Gavin Friday tells us about his new project, his love of all things German, and how Fritz Lang gets him hot under the collar.
“I think working on Pluto gave me the horn again.”
No, Gavin Friday isn’t referring to the homo-erotically charged scenes between his Billy Hatchet character and Patrick ‘Kitten’ Braden in Breakfast On Pluto, but his return to the live stage after a decade dominated by film work, Peter & The Wolf, Virgin Prunes reissues and the odd one-off extravaganza like the Kurt Weill-themed Ich Liebe Dich or the spoken word show I Didn’t Come Up The Liffey In A Bubble.
“I went, ‘This is stupid, I should be on stage’,” the singer continues. “The new year came in and I was approached to revamp Ich Liebe Dich, so I thought long and hard about it and decided, ‘No, I want to write a new album, it’d take too long, blah-blah-blah.’ And as soon as I said no and hung up the phone, I started writing. Beck’s came along and said, ‘We’ll give you some money, why don’t you do something about German culture?’ And I started thinking, ‘Take away Brecht and Weill, take away Ich Liebe Dich, that’s its own entity and I’m very proud of it, but why do I love German culture?”
The answer to that million-Deutschmark question can be found in Tomorrow Belongs To Me, an audio-visual homage to 20th century Germany that takes place at Liberty Hall this month, covering everything from old-school gothic to electronica to German Expressionism.
“Very obviously it was Bowie who introduced German culture to me,” Friday says. “You didn’t know what ‘Lady Grinning Soul’ was when you were 13, but you felt you knew. And I remember seeing Cabaret in ’72, ’73, and saying, ‘That’s unbelievable’. And so then you buy Berlin Stories by [Christopher] Isherwood, which is not like the movie, it’s heavier. And then Bowie and Iggy went to Berlin, Low, Heroes, The Idiot, Lust For Life, four of the most important and mind-blowing albums of the late 70s, and you think, ‘Why is he going to Berlin?’ and you start buying albums by Kraftwerk, Neu! and Can.”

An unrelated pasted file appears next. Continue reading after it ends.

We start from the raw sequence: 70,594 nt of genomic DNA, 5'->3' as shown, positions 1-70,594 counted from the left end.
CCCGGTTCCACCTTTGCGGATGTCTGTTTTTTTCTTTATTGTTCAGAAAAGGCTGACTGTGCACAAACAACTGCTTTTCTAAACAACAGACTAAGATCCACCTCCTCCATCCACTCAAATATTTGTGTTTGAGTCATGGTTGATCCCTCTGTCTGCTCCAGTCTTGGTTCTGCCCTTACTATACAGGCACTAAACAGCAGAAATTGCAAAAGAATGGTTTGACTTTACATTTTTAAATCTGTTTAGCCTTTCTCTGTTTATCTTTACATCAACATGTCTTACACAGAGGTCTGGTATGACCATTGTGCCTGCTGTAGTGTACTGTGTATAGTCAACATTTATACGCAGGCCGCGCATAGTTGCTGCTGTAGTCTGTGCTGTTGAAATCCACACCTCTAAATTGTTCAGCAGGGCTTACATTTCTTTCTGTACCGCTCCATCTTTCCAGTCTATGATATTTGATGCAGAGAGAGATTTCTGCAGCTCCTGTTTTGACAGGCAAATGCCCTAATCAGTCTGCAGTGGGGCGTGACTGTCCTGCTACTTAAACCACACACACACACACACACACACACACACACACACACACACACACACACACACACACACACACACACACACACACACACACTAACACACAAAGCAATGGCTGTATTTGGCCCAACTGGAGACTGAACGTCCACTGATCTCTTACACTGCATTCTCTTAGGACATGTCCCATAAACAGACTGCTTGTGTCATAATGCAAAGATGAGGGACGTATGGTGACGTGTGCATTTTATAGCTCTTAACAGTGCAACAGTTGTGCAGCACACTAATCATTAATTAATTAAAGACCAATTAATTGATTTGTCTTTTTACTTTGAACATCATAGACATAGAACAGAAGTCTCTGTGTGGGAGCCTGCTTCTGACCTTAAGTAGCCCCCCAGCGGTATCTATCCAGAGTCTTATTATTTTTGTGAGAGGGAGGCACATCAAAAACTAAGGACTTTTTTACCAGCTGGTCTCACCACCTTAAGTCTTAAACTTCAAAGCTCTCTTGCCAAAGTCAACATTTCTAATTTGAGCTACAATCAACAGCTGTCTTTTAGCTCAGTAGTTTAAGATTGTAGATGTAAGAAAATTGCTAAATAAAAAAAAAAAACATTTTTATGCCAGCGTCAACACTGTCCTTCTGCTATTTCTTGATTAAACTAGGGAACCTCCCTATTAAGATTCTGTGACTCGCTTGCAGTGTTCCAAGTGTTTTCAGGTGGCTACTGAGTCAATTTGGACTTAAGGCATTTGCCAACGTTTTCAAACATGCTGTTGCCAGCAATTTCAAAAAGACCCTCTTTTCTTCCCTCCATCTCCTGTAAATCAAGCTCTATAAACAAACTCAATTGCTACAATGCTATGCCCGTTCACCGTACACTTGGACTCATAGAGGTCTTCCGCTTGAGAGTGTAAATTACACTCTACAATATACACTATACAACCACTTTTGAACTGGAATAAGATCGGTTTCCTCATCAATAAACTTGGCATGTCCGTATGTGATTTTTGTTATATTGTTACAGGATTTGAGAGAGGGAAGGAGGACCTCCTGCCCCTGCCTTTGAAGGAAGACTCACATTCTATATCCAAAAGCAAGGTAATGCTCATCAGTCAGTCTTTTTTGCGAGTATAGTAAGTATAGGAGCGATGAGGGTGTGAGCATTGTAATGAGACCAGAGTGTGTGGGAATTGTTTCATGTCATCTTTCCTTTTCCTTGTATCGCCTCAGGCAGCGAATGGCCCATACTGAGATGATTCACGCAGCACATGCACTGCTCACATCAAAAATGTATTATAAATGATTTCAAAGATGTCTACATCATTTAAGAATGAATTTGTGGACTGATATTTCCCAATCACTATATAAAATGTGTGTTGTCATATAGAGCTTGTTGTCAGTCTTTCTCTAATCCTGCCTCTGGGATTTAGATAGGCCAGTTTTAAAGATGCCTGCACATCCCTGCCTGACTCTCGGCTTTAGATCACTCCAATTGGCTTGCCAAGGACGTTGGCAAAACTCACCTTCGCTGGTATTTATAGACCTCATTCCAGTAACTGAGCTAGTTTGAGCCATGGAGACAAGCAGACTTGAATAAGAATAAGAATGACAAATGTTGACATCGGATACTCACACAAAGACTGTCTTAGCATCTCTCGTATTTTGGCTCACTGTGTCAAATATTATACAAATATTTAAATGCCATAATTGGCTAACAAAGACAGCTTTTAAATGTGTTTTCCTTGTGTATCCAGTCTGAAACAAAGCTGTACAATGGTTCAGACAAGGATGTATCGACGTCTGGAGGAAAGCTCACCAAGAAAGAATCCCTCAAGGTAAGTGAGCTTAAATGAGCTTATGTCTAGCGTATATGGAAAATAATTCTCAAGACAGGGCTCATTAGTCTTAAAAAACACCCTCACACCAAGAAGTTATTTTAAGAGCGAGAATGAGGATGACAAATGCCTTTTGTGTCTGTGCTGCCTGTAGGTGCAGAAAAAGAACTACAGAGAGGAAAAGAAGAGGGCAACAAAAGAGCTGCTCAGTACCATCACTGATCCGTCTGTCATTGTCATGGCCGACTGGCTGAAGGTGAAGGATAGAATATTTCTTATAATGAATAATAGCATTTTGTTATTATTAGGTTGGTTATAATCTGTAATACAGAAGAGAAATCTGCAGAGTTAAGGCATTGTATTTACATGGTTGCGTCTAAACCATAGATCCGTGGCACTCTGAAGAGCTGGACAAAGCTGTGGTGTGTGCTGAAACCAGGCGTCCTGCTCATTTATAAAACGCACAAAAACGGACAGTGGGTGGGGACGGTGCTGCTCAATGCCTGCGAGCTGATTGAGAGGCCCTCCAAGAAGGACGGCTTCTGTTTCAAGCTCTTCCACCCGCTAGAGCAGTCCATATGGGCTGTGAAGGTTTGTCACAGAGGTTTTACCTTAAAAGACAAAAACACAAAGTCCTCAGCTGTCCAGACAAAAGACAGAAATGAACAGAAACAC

All of whom constructed musical think tanks in which the prog rockers and the punks could meet after dark and swap state secrets. Subsequently, Berlin’s forbidden pleasures informed work by Nick Cave & The Bad Seeds, Depeche Mode, the embyronic My Bloody Valentine, and Wim Wenders’ film Wings Of Desire. U2 decamped to Hansa studios when the wall came down, reopening channels that the Virgin Prunes had already investigated a decade earlier, on a significantly smaller budget.
Almost as soon as he set foot on German soil, Friday remembers, he was intrigued by and smitten with the country’s music, art, literature and film.
“Where it really went off was when I toured,” he says, “because the Virgin Prunes were really popular in Germany, this was when east was east and west was west, the corridor would take you 12 hours to get through in the back of a hi-ace van, no seats, on a mattress, with pigs’ heads! It was really interesting: everyone was young and fucked-up on heroin, or really old and dying.”
As for the title of the show, Tomorrow Belongs To Me derives from an old German folk song appropriated by the Nazis, later reappropriated by the Alex Harvey Band.
“The country has got such a bad deal because of Hitler,” Friday declares. “The architecture, the movies, the scientists, all the guys the Americans poached who had to get out of Germany because of the Third Reich. You look at Metropolis, which was made in 1927, I still don’t know how he [Fritz Lang] made it.”
Certainly, the German Expressionist cinema of the ’20s infiltrated western pop culture for decades to come, most markedly in the areas of sci-fi and film noir. The elongated shadows, elaborate sets and stylised cinematography were major influences on everything from Night Of The Hunter to Blade Runner. To Friday’s delight, he received permission to plunder that golden age of film for the new show.
“I wrote very nice letters to the Goethe Institut,” he explains, “and they’ve allowed me to sample Metropolis, The Cabinet Of Dr. Caligari, M, The Blue Angel, the original Nosferatu. I was nearly having an orgasm the other day sampling these movies. I couldn’t get the rights to The Tin Drum or a lot of Fassbinder or Herzog, it was much easier to get the rights to movies made 80 or 90 years ago. Any movie that’s on a big American label, forget it.
“So it started off with just a piano, now it’s a six-piece band. It’s quite adventurous, using dialogue from movies and some anti-Nazi poems and incorporating them into songs. But this isn’t like a Kurt Weill thing, I’ve made everything Sex Pistols-pink in the poster, with a Ziggy bolt. I mean, one of the greatest pieces of dance music ever written was ‘I Feel Love’ (by Donna Summer and Giorgio Moroder) 30 years ago, and it’d blow your head in. Then there were the Munich music factories: Boney M, Baccara, Silver Convention. But I won’t be doing any David Hasselhoff stuff; there’ll be none of that!”
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